ICYMI-The dilemma that Chamisa and the MDC Alliance do not want to talk about


MDC-T youth leader for Masvingo made this point to Chamisa when he addressed a rally in Bikita, but he was told to shut up.

“The Alliance document has a clause to the effect that the party most popular in a specific constituency will provide candidates. I made a declaration in front of the late Tsvangirai that some of the constituencies which we are emotionally connected to will not be challenged by our Alliance partners,” Gumbi told Chamisa.

“My request Mr president is that you negotiate with your Alliance partners to give us space so that we arrange our programmes and they do theirs. On the issue of sharing constituencies, our Alliance partners must realise that there are emotional interests on some seats like Bikita because some people were killed and tortured here. So I will only allow someone to contest in those constituencies that our people suffered over my dead body.”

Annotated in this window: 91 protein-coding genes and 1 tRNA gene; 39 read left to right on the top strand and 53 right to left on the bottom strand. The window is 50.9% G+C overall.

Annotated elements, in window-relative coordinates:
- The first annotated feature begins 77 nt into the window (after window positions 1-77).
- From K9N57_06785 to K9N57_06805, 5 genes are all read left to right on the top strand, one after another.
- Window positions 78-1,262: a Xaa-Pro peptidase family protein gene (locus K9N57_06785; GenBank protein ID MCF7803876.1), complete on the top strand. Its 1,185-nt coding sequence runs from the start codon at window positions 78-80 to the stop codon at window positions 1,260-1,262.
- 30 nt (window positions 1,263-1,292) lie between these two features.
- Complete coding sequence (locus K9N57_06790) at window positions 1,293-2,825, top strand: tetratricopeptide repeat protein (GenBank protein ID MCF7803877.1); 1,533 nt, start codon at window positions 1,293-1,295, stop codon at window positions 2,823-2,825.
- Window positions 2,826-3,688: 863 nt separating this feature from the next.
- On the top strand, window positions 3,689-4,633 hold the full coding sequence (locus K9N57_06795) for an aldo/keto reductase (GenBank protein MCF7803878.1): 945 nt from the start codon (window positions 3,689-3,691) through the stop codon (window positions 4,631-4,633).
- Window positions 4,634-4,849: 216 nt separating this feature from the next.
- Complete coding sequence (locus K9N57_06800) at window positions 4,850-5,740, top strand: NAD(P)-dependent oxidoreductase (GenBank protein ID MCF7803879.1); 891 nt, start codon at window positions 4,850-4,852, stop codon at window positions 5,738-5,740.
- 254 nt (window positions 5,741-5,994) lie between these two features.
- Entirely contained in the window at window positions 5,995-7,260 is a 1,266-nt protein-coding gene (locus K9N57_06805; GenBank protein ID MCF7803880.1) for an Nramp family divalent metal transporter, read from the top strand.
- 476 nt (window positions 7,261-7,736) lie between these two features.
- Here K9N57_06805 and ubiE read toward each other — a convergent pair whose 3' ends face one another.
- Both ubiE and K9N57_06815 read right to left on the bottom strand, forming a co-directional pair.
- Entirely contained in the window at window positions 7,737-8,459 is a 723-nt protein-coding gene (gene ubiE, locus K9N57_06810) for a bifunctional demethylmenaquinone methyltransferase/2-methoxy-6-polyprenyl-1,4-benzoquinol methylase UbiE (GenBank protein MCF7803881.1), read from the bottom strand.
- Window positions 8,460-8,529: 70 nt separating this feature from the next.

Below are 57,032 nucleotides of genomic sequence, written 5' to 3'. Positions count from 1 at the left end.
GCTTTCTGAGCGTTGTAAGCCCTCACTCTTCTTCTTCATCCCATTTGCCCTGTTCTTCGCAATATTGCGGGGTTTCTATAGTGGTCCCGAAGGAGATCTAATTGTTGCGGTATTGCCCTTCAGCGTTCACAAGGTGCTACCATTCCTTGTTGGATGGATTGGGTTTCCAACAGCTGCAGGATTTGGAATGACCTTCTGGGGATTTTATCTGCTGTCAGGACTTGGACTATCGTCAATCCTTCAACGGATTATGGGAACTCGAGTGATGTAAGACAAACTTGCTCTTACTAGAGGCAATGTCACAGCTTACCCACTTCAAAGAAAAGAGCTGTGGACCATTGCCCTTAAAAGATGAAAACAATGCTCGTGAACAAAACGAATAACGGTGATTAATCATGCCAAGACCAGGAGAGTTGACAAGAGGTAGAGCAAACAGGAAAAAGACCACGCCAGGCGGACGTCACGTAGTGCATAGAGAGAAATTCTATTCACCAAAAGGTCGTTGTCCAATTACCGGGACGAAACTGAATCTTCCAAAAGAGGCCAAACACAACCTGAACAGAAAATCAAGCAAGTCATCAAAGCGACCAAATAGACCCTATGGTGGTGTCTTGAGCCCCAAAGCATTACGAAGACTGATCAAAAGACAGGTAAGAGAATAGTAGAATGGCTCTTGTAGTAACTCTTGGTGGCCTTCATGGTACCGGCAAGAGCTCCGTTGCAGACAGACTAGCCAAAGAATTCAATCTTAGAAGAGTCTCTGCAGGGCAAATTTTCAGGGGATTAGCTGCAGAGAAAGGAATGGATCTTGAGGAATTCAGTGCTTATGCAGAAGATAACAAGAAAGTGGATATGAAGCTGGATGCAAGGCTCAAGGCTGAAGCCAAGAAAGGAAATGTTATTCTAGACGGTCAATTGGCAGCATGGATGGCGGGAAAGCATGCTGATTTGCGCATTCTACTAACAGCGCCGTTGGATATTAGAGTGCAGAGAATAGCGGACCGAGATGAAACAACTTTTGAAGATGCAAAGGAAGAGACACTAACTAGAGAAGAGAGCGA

Chamisa was blunt.  “When we give you direction you follow, you don’t come and question why it has been done the way it is. We however, will consider the strongest candidate in each constituency.”

This was in essence double-talk because Alliance partners have already been allocated constituencies to contest.

Although Chamisa is campaigning across the country, he seems to be focusing only on his post that of the presidency.  He has been totally silent about the legislators yet this could be the Alliance’s undoing.

To make matters worse, there are already tell-tale signs of uneasy among the MDC-T supporters as they feel that the party is imposing candidates on the people.

The same thing happened in 2013 and that backfired terribly.

First, primary elections were postponed. When they were held people protested against the imposition of candidates resulting in 28 standing as independent candidates.

Jessie Majome has already sounded the alarm bell.


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Charles Rukuni
The Insider is a political and business bulletin about Zimbabwe, edited by Charles Rukuni. Founded in 1990, it was a printed 12-page subscription only newsletter until 2003 when Zimbabwe's hyper-inflation made it impossible to continue printing.


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